|National Highway Traffic Safety Administration||
Priority Rec.The Administrator of NHTSA should document the overall process for making changes to NCAP, including established criteria and milestones for decisions, and share this process with external stakeholders. (Recommendation 2)
As of February 2023, NHTSA has updated its website to identify four prerequisites NHTSA considers when determining whether to update the New Car Assessment Program (NCAP). Those prerequisites include criteria for decisions such as whether the proposed NCAP update would improve safety and whether an objective test procedure exists for the update. The revised webpage also describes NHTSA's process for requesting public comments on proposed changes through the Federal Register before issuing a final decision on NCAP changes. In addition, NHTSA previously requested public comments on proposed changes to NCAP that would establish a 10-year roadmap for future updates to the program. According to NHTSA, the roadmap will set forth near-term and longer-term strategies for upgrading the program gradually. Such a roadmap would provide milestones for future updates to external stakeholders. However, as of February 2023, NHTSA has yet to finalize its roadmap. By issuing a final roadmap for updates to NCAP over the next 10 years with milestones for key actions, NHTSA should have an effective tool to ensure its safety tests are regularly updated and communicated to the general public and industry stakeholders.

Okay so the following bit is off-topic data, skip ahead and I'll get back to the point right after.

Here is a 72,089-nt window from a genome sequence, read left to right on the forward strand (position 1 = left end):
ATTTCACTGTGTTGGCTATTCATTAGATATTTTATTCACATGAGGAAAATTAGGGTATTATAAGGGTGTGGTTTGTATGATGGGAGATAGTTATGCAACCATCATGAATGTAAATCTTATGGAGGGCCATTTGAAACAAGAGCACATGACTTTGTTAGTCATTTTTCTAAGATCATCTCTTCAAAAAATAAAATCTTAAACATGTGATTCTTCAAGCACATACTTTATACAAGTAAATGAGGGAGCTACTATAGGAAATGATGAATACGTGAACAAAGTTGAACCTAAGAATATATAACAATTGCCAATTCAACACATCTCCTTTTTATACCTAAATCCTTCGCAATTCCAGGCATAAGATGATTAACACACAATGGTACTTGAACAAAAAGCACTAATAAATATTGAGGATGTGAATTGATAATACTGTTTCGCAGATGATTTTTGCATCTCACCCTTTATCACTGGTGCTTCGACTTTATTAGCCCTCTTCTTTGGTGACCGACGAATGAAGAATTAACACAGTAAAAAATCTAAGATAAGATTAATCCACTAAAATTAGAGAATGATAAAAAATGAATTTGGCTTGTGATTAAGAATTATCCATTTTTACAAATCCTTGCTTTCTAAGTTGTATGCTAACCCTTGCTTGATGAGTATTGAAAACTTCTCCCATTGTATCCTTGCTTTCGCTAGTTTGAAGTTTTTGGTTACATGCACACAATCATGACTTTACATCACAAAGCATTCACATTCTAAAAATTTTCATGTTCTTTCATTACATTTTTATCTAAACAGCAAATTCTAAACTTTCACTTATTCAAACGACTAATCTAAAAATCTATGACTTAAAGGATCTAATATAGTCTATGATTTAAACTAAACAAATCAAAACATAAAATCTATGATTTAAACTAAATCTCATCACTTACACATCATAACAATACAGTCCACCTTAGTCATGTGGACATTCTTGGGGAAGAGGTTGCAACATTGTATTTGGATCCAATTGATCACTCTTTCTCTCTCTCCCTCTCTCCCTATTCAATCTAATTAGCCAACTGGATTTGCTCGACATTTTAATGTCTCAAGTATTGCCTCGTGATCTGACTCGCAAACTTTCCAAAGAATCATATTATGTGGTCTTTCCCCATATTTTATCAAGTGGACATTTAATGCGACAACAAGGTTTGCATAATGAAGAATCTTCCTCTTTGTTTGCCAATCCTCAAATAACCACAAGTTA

|National Highway Traffic Safety Administration||
Priority Rec.The Administrator of NHTSA should decide whether to include pedestrian safety tests in NCAP and NHTSA should communicate this decision and rationale to relevant stakeholders and the public. (Recommendation 3)
As of February 2023, NHTSA has not made or communicated a decision on whether to include pedestrian safety tests in the New Car Assessment Program (NCAP). NHTSA previously requested comments from the public on several proposed changes to NCAP, including a proposal to add a testing procedure to NCAP for a technology in many new vehicles that can stop a vehicle before a collision occurs . This technology is known as "pedestrian automatic emergency braking." NHTSA officials told GAO that they received more than 4,000 comments on the proposed changes that they are in the process of analyzing. NHTSA told GAO that it plans to finalize and issue a final decision notice updating NCAP later this year. In the absence of a decision on including pedestrian safety tests in NCAP and rationale for that decision, stakeholders-including the public-lack clarity on whether NHTSA is using all of the policy tools at its disposal to address emerging safety risks and achieve its strategic objectives. GAO will continue to monitor NHTSA's progress in addressing this recommendation.